The ongoing disagreement between Apple and Spotify seemed to come to a head earlier this week, when Spotify filed an antitrust complaint against Apple with the European Commission. In that complaint, Spotify argued that Apple Music has an unfair competitive advantage against it since Apple controls the iOS App Store. There are a few reasons why Spotify thinks that, but chief among them is the fact that Apple keeps 30% of the revenue from all app fees, including monthly subscriptions fulfilled through the App Store’s in-app purchase system – a revenue split Apple’s own apps obviously aren’t subjected to.
Spotify also argued that when it tried to find a way around that revenue split, Apple treated it unfairly by preventing Siri integration with Spotify’s service and blocking app updates. When it did eventually give in and accept Apple’s in-app purchases rules, Apple Music launched at a lower price that Spotify couldn’t meet because of the App Store’s revenue split model. In the end, Spotify said that it wants all third-party apps to be following the same rules, asking why things like Uber rides aren’t subject to the “Apple tax” but Spotify subscriptions are.
Apple responded to that complaint in a press release published on its website. “After using the App Store for years to dramatically grow their business, Spotify seeks to keep all the benefits of the App Store ecosystem — including the substantial revenue that they draw from the App Store’s customers — without making any contributions to that marketplace,” Apple wrote, before diving more in-depth into some specific counterpoints.
In response to the claim that Apple has held back app updates and integration with platforms like Siri and AirPlay 2 as punishment for Spotify attempting to bypass Apple’s IAP rules, the company noted that it has delivered “nearly 200 app updates on Spotify’s behalf, resulting in over 300 million downloaded copies of the Spotify app.” Apple also claimed that it’s reached out to Spotify about Siri and AirPlay 2 support on several occasions only to be told that Spotify was working on such integration.
Apple then claims that Spotify “wants all the benefits of a free app without being free.” The company said that 84% of apps ultimately pay nothing to Apple before listing the ways apps can make money without having Apple take a cut. It notes that it doesn’t charge apps that make their money solely through advertising, and that it doesn’t subject apps that sell physical goods like ride-hailing and food delivery to the 70/30 revenue split.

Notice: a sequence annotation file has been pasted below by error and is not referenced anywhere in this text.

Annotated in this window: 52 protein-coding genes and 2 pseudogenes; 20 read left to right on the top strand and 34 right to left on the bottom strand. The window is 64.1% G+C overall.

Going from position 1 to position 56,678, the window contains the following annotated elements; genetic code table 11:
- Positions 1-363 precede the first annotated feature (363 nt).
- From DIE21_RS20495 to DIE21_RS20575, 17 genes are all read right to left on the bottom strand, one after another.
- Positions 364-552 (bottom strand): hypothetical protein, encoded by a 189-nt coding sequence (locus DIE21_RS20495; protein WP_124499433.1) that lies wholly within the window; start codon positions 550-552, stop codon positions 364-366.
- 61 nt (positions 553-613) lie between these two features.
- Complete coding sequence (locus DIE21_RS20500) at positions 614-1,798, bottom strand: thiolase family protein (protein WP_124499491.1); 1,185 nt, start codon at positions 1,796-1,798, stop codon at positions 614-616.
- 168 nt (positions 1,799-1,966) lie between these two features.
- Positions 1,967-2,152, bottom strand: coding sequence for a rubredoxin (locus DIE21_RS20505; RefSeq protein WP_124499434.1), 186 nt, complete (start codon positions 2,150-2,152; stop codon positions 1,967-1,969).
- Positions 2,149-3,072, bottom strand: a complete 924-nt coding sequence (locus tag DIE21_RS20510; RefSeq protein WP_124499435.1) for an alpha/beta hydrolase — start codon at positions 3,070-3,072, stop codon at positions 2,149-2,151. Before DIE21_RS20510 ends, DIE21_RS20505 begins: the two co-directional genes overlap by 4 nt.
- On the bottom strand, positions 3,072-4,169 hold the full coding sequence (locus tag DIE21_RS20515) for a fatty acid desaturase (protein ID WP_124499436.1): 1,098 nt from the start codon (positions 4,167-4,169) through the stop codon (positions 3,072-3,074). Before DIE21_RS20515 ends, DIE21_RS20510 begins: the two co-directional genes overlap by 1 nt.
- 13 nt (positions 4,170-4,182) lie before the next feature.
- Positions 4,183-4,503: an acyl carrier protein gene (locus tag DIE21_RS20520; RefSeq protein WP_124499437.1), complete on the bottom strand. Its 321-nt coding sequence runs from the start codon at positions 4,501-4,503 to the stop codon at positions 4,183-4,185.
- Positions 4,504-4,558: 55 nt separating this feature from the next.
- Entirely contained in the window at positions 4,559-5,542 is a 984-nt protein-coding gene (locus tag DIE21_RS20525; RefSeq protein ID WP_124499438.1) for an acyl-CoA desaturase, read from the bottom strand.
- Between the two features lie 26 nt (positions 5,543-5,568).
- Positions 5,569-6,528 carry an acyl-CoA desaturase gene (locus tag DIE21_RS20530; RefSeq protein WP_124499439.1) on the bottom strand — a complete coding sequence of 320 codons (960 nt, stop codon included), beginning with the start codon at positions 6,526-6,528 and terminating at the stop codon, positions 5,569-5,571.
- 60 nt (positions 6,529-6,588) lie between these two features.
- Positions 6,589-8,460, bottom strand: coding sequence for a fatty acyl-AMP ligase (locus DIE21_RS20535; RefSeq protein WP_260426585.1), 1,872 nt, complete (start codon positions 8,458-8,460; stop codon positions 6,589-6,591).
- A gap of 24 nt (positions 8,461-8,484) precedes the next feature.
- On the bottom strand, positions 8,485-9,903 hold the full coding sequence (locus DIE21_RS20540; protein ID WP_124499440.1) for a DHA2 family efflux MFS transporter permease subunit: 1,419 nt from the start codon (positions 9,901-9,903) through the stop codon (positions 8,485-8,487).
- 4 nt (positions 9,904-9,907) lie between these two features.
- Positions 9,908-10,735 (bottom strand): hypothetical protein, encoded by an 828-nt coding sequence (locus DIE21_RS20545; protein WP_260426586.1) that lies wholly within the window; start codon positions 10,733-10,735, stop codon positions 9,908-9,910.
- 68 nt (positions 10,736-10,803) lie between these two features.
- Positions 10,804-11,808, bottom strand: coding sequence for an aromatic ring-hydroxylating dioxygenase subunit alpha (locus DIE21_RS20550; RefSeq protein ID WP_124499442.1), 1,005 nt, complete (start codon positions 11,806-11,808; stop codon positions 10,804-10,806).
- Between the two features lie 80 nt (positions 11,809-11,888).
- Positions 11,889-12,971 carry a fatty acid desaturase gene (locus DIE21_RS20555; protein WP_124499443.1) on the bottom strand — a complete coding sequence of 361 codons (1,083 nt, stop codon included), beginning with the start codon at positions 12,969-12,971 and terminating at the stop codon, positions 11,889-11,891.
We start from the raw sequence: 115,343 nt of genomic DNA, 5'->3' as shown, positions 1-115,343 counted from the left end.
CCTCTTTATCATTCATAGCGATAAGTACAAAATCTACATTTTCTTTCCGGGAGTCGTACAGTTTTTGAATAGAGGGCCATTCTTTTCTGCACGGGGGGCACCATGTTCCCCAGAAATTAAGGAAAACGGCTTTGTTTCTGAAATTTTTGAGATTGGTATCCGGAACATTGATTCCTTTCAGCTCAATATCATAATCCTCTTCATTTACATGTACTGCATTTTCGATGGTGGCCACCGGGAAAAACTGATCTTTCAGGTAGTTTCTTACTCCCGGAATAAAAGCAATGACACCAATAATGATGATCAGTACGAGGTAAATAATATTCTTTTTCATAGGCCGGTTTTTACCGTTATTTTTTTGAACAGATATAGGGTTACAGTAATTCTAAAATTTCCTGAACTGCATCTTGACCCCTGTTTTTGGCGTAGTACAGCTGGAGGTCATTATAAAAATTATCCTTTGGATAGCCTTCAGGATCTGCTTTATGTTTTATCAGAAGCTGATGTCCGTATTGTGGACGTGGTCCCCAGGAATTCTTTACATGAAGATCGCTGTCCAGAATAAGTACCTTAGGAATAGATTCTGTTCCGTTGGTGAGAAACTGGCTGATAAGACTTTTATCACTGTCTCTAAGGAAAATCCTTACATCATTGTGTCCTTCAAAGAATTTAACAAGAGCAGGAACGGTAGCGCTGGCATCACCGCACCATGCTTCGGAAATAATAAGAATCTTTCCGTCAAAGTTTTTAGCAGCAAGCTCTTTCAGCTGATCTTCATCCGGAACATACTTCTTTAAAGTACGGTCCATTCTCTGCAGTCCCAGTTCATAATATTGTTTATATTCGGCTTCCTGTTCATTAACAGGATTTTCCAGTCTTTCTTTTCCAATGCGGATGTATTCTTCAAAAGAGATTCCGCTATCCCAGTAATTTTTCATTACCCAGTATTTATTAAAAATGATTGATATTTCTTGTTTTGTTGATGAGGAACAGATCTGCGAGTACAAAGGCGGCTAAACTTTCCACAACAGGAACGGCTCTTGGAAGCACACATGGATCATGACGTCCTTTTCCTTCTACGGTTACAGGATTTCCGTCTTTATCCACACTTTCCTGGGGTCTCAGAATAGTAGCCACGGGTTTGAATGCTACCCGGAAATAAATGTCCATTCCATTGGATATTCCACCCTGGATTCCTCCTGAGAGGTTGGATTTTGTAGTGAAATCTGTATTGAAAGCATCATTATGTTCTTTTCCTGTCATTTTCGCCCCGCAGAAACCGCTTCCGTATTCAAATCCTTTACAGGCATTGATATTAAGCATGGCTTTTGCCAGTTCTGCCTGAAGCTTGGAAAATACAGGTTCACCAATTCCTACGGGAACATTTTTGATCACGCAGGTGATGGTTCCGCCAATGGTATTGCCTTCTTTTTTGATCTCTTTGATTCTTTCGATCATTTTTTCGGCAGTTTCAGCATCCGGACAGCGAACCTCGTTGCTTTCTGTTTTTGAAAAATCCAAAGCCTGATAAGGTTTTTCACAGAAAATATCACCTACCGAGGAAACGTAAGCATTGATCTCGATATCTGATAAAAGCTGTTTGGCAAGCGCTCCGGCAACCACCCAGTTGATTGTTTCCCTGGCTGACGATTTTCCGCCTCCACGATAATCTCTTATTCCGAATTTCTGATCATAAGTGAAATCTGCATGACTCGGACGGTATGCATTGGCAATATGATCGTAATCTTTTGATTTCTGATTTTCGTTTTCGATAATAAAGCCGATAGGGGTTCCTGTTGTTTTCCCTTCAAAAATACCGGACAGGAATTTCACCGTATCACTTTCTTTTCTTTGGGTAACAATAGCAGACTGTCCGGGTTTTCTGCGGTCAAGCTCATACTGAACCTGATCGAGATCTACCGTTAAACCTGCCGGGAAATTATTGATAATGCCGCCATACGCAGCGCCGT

It went on to point out that the majority of Spotify’s customers are either free users or those who signed up for Premium accounts through deals with their carrier (or though other promotions like the one with Hulu that was recently announced). When all of that is taken into account, Apple says, “only a tiny fraction of their subscriptions fall under Apple’s revenue sharing model.”
It’s here that we start to see Apple get a little scrappy, saying that Spotify wants to keep all of the benefits it gets from the App Store – a platform to connect to its users, app development tools, and secure payment systems – while also keeping 100% of the revenue for itself. “Spotify wouldn’t be the business they are today without the App Store ecosystem, but now they’re leveraging their scale to avoid contributing to maintaining that ecosystem for the next generation of app entrepreneurs,” Apple said. “We think that’s wrong.”
To wrap-up its response, Apple drew attention to Spotify’s recent lawsuit against the US Copyright Royalty Board and said it ultimately represents a “damaging step backwards” for the music industry. In contrast, Apple claims that its goal is to “grow the pie,” and create more opportunities for businesses, artists, creators, and entrepreneurs via the App Store.
It’s a little bizarre to see Apple respond to Spotify by way of a public press release, but regardless, Apple’s statement doesn’t really leave much hope for an amicable resolution to Spotify’s complaint. We’ll see where it goes from here, but this clash has been years in the making at this point, so don’t be too surprised if things get uglier in the future.